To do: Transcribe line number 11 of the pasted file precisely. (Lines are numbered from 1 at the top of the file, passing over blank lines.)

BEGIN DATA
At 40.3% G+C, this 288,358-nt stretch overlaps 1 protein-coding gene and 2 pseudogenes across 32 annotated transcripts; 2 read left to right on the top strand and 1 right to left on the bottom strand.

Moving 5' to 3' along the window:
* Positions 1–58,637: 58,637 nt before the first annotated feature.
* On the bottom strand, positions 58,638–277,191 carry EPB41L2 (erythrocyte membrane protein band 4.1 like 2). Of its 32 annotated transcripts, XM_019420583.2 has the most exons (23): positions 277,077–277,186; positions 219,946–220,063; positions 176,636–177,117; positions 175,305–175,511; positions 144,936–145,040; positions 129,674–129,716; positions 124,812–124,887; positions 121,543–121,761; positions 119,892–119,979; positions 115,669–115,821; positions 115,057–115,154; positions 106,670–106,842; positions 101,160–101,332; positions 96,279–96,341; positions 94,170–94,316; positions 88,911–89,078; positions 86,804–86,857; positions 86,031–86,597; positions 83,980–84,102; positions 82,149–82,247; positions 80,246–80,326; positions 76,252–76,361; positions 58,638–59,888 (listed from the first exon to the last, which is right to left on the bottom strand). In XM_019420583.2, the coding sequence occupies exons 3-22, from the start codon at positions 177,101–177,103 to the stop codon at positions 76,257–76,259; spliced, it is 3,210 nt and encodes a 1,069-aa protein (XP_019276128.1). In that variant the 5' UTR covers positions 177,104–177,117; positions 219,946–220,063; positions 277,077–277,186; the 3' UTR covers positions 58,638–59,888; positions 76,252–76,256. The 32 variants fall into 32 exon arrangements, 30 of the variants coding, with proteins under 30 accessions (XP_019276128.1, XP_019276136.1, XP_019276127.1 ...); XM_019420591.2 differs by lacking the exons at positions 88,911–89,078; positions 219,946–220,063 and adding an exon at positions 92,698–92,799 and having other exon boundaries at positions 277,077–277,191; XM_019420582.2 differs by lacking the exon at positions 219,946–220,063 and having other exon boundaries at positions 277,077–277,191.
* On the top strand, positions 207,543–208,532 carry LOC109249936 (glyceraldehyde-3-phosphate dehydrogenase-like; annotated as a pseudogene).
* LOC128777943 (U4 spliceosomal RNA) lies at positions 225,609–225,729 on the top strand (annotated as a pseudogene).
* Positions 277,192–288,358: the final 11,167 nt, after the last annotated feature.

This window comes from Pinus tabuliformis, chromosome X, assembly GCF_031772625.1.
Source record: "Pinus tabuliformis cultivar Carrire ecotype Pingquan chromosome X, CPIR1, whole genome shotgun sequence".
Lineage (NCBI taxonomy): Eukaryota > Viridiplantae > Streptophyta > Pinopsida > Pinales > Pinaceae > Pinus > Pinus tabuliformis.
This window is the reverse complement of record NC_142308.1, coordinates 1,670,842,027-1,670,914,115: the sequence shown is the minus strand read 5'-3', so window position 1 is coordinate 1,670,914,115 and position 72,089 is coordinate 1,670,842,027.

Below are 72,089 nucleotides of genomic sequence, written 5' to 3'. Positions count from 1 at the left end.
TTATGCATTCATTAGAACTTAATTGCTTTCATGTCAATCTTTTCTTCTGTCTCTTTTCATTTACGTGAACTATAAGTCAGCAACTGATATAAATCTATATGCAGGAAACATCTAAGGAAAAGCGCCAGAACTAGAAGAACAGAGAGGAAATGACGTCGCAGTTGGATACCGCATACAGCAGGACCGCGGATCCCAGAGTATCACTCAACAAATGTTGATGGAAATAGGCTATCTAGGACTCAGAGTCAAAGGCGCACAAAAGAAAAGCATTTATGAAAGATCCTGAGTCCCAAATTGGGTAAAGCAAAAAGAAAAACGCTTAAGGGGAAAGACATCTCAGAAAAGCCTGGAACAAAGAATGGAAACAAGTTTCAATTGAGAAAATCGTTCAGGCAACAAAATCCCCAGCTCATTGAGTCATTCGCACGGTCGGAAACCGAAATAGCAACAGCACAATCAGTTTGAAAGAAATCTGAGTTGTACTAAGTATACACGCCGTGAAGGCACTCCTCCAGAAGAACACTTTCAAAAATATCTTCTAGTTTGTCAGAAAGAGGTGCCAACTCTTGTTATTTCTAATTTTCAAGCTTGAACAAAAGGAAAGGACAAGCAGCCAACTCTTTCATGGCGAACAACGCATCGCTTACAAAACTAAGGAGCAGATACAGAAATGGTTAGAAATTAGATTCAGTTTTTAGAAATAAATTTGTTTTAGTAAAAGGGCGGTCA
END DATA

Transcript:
This window is the reverse complement of record NC_142308.1, coordinates 1,670,842,027-1,670,914,115: the sequence shown is the minus strand read 5'-3', so window position 1 is coordinate 1,670,914,115 and position 72,089 is coordinate 1,670,842,027.